Friday, December 13, 2013

All Around the Web - December 13, 2013

Christianity Today - Miracle of Science: 65 Diseases Treated With Adult Stem Cells
As a young medical student three decades ago, Mark Magnuson learned the basic facts of human development. Among those supposed facts was this one: Adult cells can't change what they are. A heart cell is always a heart cell, a skin cell is always a skin cell.

That's not the case with embryos, whose cells eventually create the entire human body. As embryonic cells divide, they develop distinct identities, becoming heart cells and brain cells and blood cells and every other kind of cell.

It's a process called differentiation. And once it happens, there is no going back. "When I was a medical student, I was taught that a differentiated cell was a differentiated cell," said Magnuson, a professor of medicine and director of the Vanderbilt Center for Stem Cell Biology in Nashville. "That was the end of the line."

Then along came the induced pluripotent stem cell (iPS cell), and everything changed. Over the past eight years, a quiet revolution has taken place in stem cell biology as researchers have discovered that they can actually teach old cells new tricks.

Fox News - Is Obama Becoming Too Powerful? | Its not just President Obama. This has been the trajectory of the presidency for several years now.




National Journal - Millennials Abandon Obama and Obamacare
Young Americans are turning against Barack Obama and Obamacare, according to a new survey of millennials, people between the ages of 18 and 29 who are vital to the fortunes of the president and his signature health care law.

The most startling finding of Harvard University's Institute of Politics: A majority of Americans under age 25--the youngest millennials--would favor throwing Obama out of office.

The survey, part of a unique 13-year study of the attitudes of young adults, finds that America's rising generation is worried about its future, disillusioned with the U.S. political system, strongly opposed to the government's domestic surveillance apparatus, and drifting away from both major parties. "Young Americans hold the president, Congress and the federal government in less esteem almost by the day, and the level of engagement they are having in politics are also on the decline," reads the IOP's analysis of its poll. "Millennials are losing touch with government and its programs because they believe government is losing touch with them."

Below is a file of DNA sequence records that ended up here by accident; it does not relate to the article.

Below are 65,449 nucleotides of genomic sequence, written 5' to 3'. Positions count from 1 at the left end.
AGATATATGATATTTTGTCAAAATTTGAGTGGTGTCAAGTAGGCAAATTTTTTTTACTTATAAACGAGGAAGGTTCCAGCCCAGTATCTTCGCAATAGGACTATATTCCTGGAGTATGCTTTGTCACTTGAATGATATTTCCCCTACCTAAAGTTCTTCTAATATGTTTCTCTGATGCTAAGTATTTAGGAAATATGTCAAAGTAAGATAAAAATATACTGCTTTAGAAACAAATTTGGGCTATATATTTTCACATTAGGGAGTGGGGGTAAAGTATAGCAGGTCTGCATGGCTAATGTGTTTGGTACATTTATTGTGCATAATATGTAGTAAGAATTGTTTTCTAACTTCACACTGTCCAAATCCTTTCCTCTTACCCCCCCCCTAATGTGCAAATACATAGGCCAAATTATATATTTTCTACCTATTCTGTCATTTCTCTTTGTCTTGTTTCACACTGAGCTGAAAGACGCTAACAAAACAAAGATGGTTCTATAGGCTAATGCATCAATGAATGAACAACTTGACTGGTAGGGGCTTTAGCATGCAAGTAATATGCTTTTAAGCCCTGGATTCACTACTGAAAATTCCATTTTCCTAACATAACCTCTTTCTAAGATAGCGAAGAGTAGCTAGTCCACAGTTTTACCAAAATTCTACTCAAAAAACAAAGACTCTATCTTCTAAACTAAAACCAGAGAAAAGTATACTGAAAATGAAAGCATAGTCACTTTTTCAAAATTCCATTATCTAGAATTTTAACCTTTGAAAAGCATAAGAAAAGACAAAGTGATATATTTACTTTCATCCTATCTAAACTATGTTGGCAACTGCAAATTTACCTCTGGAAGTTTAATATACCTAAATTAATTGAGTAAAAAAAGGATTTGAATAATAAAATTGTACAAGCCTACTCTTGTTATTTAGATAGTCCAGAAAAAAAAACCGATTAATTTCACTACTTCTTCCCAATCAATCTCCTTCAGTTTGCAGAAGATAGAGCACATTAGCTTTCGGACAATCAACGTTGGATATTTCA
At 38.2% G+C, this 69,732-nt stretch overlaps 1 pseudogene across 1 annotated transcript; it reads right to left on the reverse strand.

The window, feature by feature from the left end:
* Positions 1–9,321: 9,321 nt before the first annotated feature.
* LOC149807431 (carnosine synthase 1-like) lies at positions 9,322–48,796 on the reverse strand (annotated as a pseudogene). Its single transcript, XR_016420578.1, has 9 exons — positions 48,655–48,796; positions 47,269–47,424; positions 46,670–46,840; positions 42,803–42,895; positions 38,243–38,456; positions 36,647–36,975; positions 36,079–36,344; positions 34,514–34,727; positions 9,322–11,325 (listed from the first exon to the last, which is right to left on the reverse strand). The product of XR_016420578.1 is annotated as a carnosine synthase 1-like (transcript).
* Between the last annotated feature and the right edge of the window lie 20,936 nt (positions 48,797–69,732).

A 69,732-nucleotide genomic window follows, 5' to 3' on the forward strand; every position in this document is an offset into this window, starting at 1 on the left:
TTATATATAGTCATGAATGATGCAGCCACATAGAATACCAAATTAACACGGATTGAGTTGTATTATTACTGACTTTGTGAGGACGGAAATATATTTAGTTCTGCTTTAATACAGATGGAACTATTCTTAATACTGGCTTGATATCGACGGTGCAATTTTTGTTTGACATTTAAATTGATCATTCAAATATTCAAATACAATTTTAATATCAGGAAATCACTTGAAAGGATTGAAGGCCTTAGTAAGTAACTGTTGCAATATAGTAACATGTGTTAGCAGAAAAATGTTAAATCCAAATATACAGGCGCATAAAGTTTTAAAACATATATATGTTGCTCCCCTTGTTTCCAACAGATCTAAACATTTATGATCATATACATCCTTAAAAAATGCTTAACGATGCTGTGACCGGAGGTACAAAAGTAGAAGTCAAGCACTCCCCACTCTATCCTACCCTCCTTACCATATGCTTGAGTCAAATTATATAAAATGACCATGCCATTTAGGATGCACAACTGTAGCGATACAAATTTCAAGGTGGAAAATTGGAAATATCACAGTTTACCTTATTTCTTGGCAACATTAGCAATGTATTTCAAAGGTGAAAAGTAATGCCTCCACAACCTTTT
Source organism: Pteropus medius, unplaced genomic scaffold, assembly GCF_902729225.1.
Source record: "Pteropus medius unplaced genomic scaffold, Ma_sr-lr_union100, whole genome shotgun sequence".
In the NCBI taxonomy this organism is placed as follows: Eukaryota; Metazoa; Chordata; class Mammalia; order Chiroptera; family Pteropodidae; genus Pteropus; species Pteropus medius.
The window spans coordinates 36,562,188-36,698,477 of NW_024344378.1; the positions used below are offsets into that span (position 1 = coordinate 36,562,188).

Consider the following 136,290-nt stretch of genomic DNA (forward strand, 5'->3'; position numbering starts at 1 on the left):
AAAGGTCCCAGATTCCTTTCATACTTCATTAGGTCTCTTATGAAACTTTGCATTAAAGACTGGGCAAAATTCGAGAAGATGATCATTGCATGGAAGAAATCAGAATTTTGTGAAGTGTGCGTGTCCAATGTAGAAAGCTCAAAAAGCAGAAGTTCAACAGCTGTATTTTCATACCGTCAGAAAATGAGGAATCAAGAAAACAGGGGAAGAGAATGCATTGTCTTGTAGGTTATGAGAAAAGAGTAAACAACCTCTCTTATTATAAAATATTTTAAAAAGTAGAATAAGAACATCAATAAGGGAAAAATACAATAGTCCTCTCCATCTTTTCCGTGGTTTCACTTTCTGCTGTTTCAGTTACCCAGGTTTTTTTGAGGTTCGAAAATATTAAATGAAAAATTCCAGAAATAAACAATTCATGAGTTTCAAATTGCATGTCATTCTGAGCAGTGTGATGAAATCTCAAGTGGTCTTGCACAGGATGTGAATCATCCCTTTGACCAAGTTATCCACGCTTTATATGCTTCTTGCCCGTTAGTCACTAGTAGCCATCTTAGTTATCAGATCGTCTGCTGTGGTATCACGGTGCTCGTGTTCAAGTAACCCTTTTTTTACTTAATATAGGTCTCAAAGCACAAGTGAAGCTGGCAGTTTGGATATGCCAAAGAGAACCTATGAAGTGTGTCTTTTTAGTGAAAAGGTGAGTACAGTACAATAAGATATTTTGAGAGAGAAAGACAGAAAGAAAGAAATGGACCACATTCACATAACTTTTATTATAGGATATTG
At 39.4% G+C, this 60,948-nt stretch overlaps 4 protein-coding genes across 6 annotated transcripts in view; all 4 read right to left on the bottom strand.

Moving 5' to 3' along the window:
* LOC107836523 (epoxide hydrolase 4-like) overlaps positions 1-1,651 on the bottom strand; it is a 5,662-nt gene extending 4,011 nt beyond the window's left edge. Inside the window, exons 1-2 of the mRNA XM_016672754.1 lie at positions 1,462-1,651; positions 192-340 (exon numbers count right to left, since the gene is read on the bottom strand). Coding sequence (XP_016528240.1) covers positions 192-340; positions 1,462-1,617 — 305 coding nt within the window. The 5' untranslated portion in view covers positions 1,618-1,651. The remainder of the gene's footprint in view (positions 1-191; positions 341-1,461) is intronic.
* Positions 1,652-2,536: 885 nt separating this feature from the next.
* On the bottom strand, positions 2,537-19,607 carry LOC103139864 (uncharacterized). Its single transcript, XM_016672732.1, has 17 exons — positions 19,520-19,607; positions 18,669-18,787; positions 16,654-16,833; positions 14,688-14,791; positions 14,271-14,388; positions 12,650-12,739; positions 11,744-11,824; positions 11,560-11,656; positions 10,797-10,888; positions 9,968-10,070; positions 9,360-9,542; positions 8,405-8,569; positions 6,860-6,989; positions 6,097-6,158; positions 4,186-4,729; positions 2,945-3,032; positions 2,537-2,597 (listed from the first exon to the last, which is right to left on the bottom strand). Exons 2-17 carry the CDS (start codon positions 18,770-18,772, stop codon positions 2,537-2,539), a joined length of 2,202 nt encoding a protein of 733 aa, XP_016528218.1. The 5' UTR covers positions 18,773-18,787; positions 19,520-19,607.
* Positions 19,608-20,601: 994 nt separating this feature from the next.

The results blow a gaping hole in the belief among many Democrats that Obama's two elections signaled a durable grip on the youth vote.

The Hobbit Blog - Peter Jackson’s Production Diary 13




Joe Carter - 9 Things You Should Know About the Hobbit
1. Tolkien started to create Middle Earth long before he thought up the story that would be set in that locale. Tolkien, who had an academic background in Germanic and Norse language and religions, started creating a mythology and elven languages in 1917 — over a decade before he ever thought about the characters that would appear in his stories.

2. Tolkien claims the idea for The Hobbit came to him suddenly while he was grading student essay exams. He took out a blank piece of paper and wrote, "In a hole in the ground there lived a hobbit." When he began writing the story, Tolkien believed he had invented the word "hobbit." (It was revealed years after his death that the word predated Tolkien's usage, though with a different meaning). Tolkien's concept of hobbits were inspired by Edward Wyke Smith's 1927 children's book The Marvellous Land of Snergs, and by Sinclair Lewis's 1922 novel Babbitt (like hobbits, George Babbitt enjoys the comforts of his home).

3. Released on September 21, 1937 with a print run of 1,500 copies, the book was already sold out by December. Since Nielsen started tracking books with their BookScan service in 1995, The Hobbit has not once fallen off of their list of the top 5,000 books. Because the book did so well, publishers requested a sequel in December of 1937. Originally, Tolkien presented them with drafts for The Silmarillion, but they were rejected on the grounds that the public wanted "more about hobbits." Tolkein's answer was the three-book series, The Lord of the Rings.

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